A Cannabis plant. (Alessandro Bianchi/Reuters)

A bill meant to pave the way for producing therapeutic marijuana oils in Virginia cleared its last legislative hurdle on Tuesday.

The Senate voted 39 to 0 in favor of the bill, with Sen. Bryce E. Reeves (R-Spotsylvania) not voting. Parents with severely epileptic children, who have struggled to obtain the oils used to treat the condition, broke into tears as they watched the vote from the Senate gallery.

Last year, the General Assembly passed a law intended to make it easier for people with severe forms of epilepsy to use two oils derived from marijuana, which lack the plant’s intoxicating properties but help alleviate debilitating seizures. The bill provided a way for epileptics or their legal guardians to avoid prosecution for possession of cannabidiol oil (also known as CBD) and THC-A oil.

The law passed in Virginia last year was intended to prevent patients or their caretakers from being prosecuted for possession of the oils, but it stopped short of making the oils legal. It did not provide a way for patients to obtain the oils.

The oils are sold legally in Colorado, but makers there are wary of shipping them across state lines because doing so violates federal law. Parents have risked prosecution for traveling to Colorado and transporting the oils themselves. And they would have to make frequent trips because the oils have only a 30-day shelf life.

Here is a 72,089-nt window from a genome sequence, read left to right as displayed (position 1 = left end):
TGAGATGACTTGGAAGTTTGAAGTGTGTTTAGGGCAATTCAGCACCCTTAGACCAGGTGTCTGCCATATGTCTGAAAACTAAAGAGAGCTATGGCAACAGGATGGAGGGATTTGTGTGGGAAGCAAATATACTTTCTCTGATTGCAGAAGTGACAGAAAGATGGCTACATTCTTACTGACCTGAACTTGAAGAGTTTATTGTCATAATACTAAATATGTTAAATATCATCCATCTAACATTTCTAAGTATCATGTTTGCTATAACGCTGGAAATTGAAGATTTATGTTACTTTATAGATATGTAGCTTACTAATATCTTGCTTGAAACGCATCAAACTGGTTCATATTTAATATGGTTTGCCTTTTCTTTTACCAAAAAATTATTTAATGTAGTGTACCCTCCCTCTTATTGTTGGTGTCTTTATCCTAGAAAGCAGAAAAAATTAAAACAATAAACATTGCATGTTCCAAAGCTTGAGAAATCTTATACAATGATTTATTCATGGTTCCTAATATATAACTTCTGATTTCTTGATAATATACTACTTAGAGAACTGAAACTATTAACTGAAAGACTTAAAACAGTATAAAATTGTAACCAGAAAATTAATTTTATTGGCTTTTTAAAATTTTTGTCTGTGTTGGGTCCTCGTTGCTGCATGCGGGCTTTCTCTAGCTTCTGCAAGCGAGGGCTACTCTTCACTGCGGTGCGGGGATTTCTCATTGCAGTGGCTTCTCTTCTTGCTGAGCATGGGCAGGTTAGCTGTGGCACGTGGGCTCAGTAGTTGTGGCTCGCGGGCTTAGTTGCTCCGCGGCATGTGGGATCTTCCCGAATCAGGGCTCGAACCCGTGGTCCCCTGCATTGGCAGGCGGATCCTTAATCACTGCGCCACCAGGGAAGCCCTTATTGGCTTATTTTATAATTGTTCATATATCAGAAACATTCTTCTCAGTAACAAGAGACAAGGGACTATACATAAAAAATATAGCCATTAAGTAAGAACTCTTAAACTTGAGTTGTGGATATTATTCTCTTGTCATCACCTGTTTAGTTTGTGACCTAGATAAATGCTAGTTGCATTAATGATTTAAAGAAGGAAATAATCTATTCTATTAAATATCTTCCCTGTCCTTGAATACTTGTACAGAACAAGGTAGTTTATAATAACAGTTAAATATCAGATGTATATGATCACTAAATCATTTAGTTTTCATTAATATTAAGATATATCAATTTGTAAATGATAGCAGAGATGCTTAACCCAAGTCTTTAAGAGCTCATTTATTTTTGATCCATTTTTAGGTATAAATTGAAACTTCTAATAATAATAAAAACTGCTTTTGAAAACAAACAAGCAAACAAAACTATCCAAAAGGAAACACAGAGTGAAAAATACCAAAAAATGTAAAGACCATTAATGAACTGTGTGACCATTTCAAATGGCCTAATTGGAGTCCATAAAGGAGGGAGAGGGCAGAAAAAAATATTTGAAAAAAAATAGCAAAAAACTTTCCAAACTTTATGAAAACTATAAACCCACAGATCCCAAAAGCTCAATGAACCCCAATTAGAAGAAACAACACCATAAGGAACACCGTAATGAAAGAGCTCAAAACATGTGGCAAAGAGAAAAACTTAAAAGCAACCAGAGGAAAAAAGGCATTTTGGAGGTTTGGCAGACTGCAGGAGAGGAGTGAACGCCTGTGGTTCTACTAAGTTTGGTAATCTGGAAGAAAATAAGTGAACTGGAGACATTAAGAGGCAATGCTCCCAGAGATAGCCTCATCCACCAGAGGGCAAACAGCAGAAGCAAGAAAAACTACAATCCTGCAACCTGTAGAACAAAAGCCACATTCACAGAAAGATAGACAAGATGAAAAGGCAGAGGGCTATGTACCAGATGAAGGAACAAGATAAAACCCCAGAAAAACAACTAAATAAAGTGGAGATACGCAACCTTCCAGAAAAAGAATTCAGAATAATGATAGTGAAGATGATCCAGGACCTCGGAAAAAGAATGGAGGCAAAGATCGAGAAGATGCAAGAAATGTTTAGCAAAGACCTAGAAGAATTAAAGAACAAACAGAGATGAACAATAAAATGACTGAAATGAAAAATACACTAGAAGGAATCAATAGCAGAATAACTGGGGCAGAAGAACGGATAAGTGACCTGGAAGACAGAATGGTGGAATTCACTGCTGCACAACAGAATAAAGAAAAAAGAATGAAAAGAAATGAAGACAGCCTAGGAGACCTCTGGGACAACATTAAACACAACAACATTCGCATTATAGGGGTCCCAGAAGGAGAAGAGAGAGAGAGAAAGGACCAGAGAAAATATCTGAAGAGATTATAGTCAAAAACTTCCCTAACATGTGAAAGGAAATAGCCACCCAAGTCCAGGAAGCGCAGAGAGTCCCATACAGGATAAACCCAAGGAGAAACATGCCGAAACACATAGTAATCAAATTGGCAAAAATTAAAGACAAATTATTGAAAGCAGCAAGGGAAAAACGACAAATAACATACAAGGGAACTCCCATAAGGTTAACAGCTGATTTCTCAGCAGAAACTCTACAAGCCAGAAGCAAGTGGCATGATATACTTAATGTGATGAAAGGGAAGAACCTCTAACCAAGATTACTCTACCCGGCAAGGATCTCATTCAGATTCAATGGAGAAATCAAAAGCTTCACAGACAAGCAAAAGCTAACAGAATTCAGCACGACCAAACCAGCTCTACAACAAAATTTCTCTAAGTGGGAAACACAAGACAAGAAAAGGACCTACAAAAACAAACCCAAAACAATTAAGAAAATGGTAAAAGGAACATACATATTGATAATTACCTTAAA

But last year’s bill laid the groundwork for possibly producing the oils in Virginia after 2017, when and if the legislature votes to reenact it. The law says that no pharmaceutical processor could produce the oils without first obtaining a permit from the state Board of Pharmacy.

The current bill, which now heads to Gov. Terry McAuliffe (D), would direct the board to start to develop those regulations. Sen. David W. Marsden (D-Fairfax), who sponsored the measure, said he did not want to wait until the measure is reenacted next year because the regulatory process takes as long as 280 days.